Diets rich in polyphenols and vitamin A inhibit the development of type I autoimmune diabetes in nonobese diabetic mice.
J Nutr. 2007 May ;137(5):1216-21. PMID: 17449584
Susan J Zunino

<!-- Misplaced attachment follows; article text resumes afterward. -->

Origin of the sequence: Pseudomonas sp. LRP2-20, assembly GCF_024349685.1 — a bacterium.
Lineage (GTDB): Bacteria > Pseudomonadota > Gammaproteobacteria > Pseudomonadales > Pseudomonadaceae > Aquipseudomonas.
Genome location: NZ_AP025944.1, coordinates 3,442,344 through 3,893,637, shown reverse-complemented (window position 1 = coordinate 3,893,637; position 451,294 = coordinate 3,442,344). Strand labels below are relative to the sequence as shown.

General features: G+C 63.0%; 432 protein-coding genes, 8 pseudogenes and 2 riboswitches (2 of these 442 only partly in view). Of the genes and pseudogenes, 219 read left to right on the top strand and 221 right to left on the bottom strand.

Type I juvenile diabetes mellitus is characterized by the infiltration of activated T lymphocytes and monocytes into the islets of Langerhans of the pancreas, resulting in inflammation and progressive destruction of the insulin-producing beta cells. We hypothesized that feeding nonobese diabetic (NOD) mice diets rich in polyphenols or vitamin A, both known modulators of immune function, would decrease the autoimmune inflammatory process associated with type I diabetes. NOD mice were fed a control diet (C) and diets containing either 1% freeze-dried grape powder (GP) or 250 IU vitamin A/g (VA; 0.262 micromol retinyl acetate/g) of food. Mice were considered diabetic and killed when blood glucose reached 13.9 mmol/L or greater. By approximately 7 mo of age, 71% of C mice progressed to diabetes. Incidence of diabetes was reduced to 33% (P<0.05) and 25% (P<0.05) in mice receiving 1% dietary grape powder and VA, respectively. Splenocytes from mice receiving both GP and VA had lower TNF-alpha production after LPS stimulation than C mice (P<0.05). Histological analysis of pancreatic tissue showed a significant reduction in the severity of insulitis in the mice receiving GP and VA compared with C mice. These data suggest that diets rich in polyphenols or vitamin A have protective effects against autoimmune inflammatory attack of the islet beta cells and have the potential to reduce the onset and pathogenesis of autoimmune diabetes.